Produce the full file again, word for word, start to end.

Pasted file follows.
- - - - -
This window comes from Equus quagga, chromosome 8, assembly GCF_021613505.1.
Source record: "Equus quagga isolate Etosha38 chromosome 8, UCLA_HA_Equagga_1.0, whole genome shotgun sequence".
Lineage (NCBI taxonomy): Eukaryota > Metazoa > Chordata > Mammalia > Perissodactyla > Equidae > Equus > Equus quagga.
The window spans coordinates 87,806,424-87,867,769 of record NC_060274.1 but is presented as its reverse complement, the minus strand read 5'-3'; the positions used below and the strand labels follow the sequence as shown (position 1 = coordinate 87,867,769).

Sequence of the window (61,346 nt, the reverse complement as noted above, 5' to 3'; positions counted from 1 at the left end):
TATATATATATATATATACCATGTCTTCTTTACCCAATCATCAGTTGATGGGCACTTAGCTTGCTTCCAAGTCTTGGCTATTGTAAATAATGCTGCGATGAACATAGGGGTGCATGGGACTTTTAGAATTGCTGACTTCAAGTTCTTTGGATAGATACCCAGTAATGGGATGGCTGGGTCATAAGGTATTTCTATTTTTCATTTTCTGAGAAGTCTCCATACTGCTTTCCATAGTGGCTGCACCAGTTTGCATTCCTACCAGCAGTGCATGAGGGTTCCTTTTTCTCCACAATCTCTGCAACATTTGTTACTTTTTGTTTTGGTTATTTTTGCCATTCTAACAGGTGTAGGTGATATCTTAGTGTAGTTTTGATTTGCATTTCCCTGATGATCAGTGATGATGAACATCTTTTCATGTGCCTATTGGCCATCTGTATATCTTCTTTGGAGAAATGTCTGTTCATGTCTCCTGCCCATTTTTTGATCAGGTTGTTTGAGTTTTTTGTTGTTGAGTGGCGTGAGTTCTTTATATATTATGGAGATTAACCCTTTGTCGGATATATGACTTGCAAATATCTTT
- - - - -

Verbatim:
This window comes from Equus quagga, chromosome 8, assembly GCF_021613505.1.
Source record: "Equus quagga isolate Etosha38 chromosome 8, UCLA_HA_Equagga_1.0, whole genome shotgun sequence".
Lineage (NCBI taxonomy): Eukaryota > Metazoa > Chordata > Mammalia > Perissodactyla > Equidae > Equus > Equus quagga.
The window spans coordinates 87,806,424-87,867,769 of record NC_060274.1 but is presented as its reverse complement, the minus strand read 5'-3'; the positions used below and the strand labels follow the sequence as shown (position 1 = coordinate 87,867,769).

Sequence of the window (61,346 nt, the reverse complement as noted above, 5' to 3'; positions counted from 1 at the left end):
TATATATATATATATATACCATGTCTTCTTTACCCAATCATCAGTTGATGGGCACTTAGCTTGCTTCCAAGTCTTGGCTATTGTAAATAATGCTGCGATGAACATAGGGGTGCATGGGACTTTTAGAATTGCTGACTTCAAGTTCTTTGGATAGATACCCAGTAATGGGATGGCTGGGTCATAAGGTATTTCTATTTTTCATTTTCTGAGAAGTCTCCATACTGCTTTCCATAGTGGCTGCACCAGTTTGCATTCCTACCAGCAGTGCATGAGGGTTCCTTTTTCTCCACAATCTCTGCAACATTTGTTACTTTTTGTTTTGGTTATTTTTGCCATTCTAACAGGTGTAGGTGATATCTTAGTGTAGTTTTGATTTGCATTTCCCTGATGATCAGTGATGATGAACATCTTTTCATGTGCCTATTGGCCATCTGTATATCTTCTTTGGAGAAATGTCTGTTCATGTCTCCTGCCCATTTTTTGATCAGGTTGTTTGAGTTTTTTGTTGTTGAGTGGCGTGAGTTCTTTATATATTATGGAGATTAACCCTTTGTCGGATATATGACTTGCAAATATCTTT